When I was growing up, I really liked to bake. Many afternoons after school, my sister and I would rush home to bake brownies, measuring and mixing with haste so as to eat as much chocolate as possible before our mother arrived home from work. What kid doesn’t love a fat, gooey, chocolate chip-laden, fudge-cluttered brownie with some real heft, some real acreage? I know I sure did, and so did my sister. I think though, on top of being just generally a big fan of eating, I’ve always also been a pretty big fan of making things. Of watching something become something else. I like the idea of getting some ingredients together, arranging them in a very particular way, and then waiting to see what happens.
At long last, the halcyon days of zucchini season are before us. Guess what that means.
I am going to buy all the zucchini. Then I am going to cook all the zucchini. And then -finally- I am going to eat all the zucchini.
Because of the whole “you’re going to stain your hands pink” rumor, I’ve always been pretty turned off to the idea of cooking with beets. And so, up until quite recently, I never had. When I did finally venture to purchase a pound at the market, I steamed them and then undertook to carefully peel them with my hands wrapped in plastic bags (I had no gloves). This technique was, to say the very least, not hugely effective.
By the time I got to the third or fourth beet, I threw caution to the wind and dug back in with my bare hands. Needless to say, when I was done, I was looking rather like Lady MacBeth — a look I’m not particularly keen on. Realizing that I had no idea how long this pink-handed phenomenon was slated to last, I immediately started to panic.
“Out, damned spot!” I said. Or something to that effect.
I sometimes think I’m very clever. More clever than the staff at Bon Appetit Magazine. Remember that recipe for pea pancakes that they featured in their May edition? I made them. Sort of. You see, lately I’ve been feeling a little out of sorts — a little bit disoriented and disconnected from things. That my beautiful green-speckled pancake plans never came to fruition is indicative of that trend.
Up until recently, I’ve been pretty smoothie-resistant. It’s not that I don’t like smoothies, but that I’ve just always had trouble wrapping my head around drinking my meal instead of eating it. I like delicious things as much as the next girl — perhaps even a bit more so — but I’ve also always just really relished the actual act of eating. I don’t necessarily want a breakfast that’s good to take on-the-go because I really do want to sit down and enjoy my food. I want to nosh and crunch and swoon.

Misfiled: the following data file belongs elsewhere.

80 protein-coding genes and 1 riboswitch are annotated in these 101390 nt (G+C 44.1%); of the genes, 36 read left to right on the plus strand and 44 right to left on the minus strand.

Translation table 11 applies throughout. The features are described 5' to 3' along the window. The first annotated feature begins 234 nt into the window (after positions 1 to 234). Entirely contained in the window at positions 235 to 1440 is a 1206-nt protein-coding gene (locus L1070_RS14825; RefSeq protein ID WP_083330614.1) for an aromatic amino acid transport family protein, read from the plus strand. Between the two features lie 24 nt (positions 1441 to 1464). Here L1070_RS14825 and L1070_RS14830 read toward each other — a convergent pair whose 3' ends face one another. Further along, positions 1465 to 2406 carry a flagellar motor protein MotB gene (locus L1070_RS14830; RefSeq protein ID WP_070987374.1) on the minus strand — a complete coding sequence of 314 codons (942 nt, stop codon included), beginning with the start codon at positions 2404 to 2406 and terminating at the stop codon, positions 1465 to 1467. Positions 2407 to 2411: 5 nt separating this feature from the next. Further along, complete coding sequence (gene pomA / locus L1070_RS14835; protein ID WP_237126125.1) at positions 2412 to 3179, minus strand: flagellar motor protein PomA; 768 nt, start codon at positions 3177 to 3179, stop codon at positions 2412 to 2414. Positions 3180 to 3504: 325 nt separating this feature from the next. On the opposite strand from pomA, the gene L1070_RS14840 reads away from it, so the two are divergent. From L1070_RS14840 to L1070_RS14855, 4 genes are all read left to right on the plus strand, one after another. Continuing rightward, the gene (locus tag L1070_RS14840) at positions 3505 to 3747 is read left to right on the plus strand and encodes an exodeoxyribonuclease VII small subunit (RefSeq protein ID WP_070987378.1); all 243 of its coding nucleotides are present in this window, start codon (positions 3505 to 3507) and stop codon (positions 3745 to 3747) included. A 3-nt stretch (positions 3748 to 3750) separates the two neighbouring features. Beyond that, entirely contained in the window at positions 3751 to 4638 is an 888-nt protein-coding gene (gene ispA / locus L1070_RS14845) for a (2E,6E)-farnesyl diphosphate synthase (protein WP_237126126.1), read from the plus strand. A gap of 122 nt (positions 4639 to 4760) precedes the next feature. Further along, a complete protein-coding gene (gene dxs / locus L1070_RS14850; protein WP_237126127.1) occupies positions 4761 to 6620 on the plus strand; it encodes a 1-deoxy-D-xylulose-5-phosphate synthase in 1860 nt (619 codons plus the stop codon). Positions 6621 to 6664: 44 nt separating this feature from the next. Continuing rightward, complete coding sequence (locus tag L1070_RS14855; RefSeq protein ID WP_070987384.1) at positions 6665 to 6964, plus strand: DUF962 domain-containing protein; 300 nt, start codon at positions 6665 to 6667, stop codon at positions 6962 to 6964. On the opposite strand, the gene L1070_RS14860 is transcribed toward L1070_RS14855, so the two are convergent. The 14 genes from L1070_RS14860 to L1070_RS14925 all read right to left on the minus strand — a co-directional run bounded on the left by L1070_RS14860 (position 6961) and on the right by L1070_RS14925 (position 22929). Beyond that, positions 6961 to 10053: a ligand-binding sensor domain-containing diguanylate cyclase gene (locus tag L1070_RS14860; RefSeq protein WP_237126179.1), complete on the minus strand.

The Walk For Hunger is complete! It was a truly perfect day full of so many good things — all the good things! But, as much as I’d like to tell you more about those things, right now my brain and body need very much to relax (and to shut off). As a consolation, here are a few photos from the day and a list of things I’ve been gawking on the internet this week. Enjoy!
Can a loaf of bread change your life?
Tomorrow, with 40,000 of my best friends, I participate in Project Bread’s 45th Annual Walk For Hunger, a 20 mile on-foot journey around the city of Boston. For families in Massachusetts who don’t have regular access to food, tomorrow is one of the most important days of the year. And, for them, a loaf of bread makes a big difference. Good news! It is not too late to donate! Please visit my fundraising page, click the link to sponsor my walk, and join Project Bread in its support of a wide variety of food-aid programs.
So go on over there and change somebody’s life. And then, when you’re done with that, come back over here and change your own.
This particular loaf of bread, which is only a very slight riff on Sarah’s recipe over at My New Roots, is transformative in its own right. When I think of bread, I think of something white and doughy, fluffy and warm — something tasty, but something I’m not able to eat. But this bread? It is stuffed full of good and good-for-you things. Not only is it vegan, it’s also yeast-free, sweet-free, and gluten-free. It’s a piece of
cake toast to put together, and it freezes really well if you want to save some for later (just be sure to slice it ahead of time). Warm up a hunk in the toaster and then top it with some coconut butter or smashed avocado.
You know how Santa Claus arrives in the middle of the night, delivers his merry heap of bounty, and then sneaks off again without a trace? I love that. It’s so easy to be fascinated by something that we can’t see — something that appears to be magical by simple virtue of its not having appeared at all.
You should know that this is not the case with the Fava Bean Fairy, who I saw with my very own eyes just a few days ago in the Whole Foods produce section. He was wearing a green collared shirt, a set of plastic food safety gloves, and he was schlepping those beautiful bulging pea pods from box to basket like nobody’s business. Notwithstanding his conspicuous, no-frills approach, I found his trick to be of the most magical I’ve seen in awhile.
When I was digging through the closet of my apartment a couple of weeks ago, I came across a basketball — covered in dirt and quite deflated — and decided that it was much in need of some love. That very day, I found myself purchasing a basketball pump, lacing up my sneakers, and taking myself down to the park to work on my jump shot for the first time in ten years. I’ve made trips to the park on similar terms almost every day since.
I should explain that, long ago, I was what one could call very, very into basketball. Obsessively so. All alone and for hours on end, I would shoot baskets in our driveway. Meanwhile, I would daydream about how enormously impressed all the other kids at school would be when I became the first nine-year-old girl to be recruited by the NBA.